Claire McCaskill Slams Voter ID; Says GOP Scare Tactics Backfire With Black Voters



There's a silver lining to Republican voter suppression efforts.

So says Democratic Senator Claire McCaskill, who argued at a recent St. Louis press conference that the scare tactics of the GOP had the opposite effect -- inspiring more voters to show up to the polls.

"We had a record turnout in November in many areas of this state and a very large African-American turnout," she said. "I in some ways want to thank the Republicans, because I think part of that turnout was attributable to the fact that many African Americans said, 'You're going to try and keep me from voting? Watch me.'"

The senator was responding to a question from Daily RFT about the voter ID proposal currently advancing in Missouri. Is she worried?

As we've reported, a proposal to mandate all voters in the state show photo identification, has been moving trough the legislative process, sparking very contentious debates that echo fights across the country surrounding ID requirements.

Critics say this mandate amounts to a concerted effort to suppress voters, while supporters say the legislation will prevent voter fraud and has measures in place to prevent disenfranchisement.

Claire McCaskill at last week's press conference. - SAM LEVIN
  • Sam Levin
  • Claire McCaskill at last week's press conference.

In Missouri, legislators would have to pass the ID law and voters would have to support a ballot measure to amend the constitution.

For her part, McCaskill, speaking to reporters at a press event on Friday, said she is hopeful that a majority of voters in Missouri would not back photo ID requirements.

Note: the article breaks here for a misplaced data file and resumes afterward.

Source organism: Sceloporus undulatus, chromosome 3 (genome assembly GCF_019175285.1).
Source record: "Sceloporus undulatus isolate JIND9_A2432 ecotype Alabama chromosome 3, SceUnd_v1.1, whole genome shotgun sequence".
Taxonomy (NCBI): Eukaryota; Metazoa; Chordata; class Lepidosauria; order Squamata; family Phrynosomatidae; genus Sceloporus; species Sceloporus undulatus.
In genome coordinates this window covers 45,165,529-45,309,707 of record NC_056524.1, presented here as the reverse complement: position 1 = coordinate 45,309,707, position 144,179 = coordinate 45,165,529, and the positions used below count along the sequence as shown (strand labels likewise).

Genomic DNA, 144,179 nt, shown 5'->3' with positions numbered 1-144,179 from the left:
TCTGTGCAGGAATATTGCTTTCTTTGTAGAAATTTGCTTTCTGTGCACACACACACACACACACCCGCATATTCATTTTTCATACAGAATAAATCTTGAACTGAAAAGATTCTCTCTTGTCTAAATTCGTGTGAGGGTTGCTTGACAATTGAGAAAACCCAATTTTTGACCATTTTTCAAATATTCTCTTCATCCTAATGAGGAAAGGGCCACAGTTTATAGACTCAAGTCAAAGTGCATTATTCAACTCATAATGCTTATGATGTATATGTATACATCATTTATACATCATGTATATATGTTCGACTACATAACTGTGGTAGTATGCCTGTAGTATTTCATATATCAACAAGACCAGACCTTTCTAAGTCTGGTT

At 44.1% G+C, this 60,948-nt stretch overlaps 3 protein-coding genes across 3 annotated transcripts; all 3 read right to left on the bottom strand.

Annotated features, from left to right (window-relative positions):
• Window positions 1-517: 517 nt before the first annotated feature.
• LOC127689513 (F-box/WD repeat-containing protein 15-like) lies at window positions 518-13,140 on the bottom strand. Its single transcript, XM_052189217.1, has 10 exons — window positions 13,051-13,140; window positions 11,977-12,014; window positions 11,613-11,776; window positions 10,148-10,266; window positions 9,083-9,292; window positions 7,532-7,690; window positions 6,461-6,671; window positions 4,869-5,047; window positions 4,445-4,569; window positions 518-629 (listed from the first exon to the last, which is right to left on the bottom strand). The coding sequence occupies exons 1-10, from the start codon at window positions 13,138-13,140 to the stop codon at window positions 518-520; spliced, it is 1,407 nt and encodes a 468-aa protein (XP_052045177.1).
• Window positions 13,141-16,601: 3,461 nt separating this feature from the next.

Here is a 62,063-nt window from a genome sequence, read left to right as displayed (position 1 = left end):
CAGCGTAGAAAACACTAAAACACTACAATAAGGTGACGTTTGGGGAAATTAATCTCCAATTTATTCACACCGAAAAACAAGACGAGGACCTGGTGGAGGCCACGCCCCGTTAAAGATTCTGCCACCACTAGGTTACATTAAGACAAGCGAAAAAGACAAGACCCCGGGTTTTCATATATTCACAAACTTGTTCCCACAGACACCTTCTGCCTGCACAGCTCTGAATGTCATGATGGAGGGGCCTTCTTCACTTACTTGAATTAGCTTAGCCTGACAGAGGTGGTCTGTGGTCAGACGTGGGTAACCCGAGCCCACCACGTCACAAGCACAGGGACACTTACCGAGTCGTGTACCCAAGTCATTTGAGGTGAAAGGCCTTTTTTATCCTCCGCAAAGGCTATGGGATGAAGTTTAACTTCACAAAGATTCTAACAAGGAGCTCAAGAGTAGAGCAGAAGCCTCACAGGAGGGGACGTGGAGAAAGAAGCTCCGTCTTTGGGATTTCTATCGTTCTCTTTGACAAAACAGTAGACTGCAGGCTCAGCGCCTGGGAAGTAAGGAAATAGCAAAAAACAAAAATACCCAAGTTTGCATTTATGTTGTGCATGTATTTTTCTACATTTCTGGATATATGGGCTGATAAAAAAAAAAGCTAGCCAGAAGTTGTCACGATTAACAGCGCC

"I think if they understand what's going on, they won't approve it," she said. "If they understand there's an election happening and they all show up to the polls, I don't think they would approve it."

She continued, "It's interesting. If you look at the history of voter rights in this country, the Republican Party used to be the leader of trying to ensure everyone's voting rights and now they're the author of all of this legislation around the country trying to make it harder to vote...more and more requirements to make it less open."

Referencing efforts to allow people to vote in advance -- which Democrats have proposed this session -- she said, "They've blocked early voting in Missouri all these years. We ought to make voting as easy as possible in this grand and glorious democracy and I don't get what they think they're gaining."

She added, "If they think they're gonna have electoral success by continuing to say, 'We've gotta make it harder to vote,' I think they've miscalculated."

Send feedback and tips to the author. Follow Sam Levin on Twitter at @SamTLevin.


Support Local Journalism.
Join the Riverfront Times Press Club

Local journalism is information. Information is power. And we believe everyone deserves access to accurate independent coverage of their community and state. Our readers helped us continue this coverage in 2020, and we are so grateful for the support.

Help us keep this coverage going in 2021. Whether it's a one-time acknowledgement of this article or an ongoing membership pledge, your support goes to local-based reporting from our small but mighty team.

Join the Riverfront Times Club for as little as $5 a month.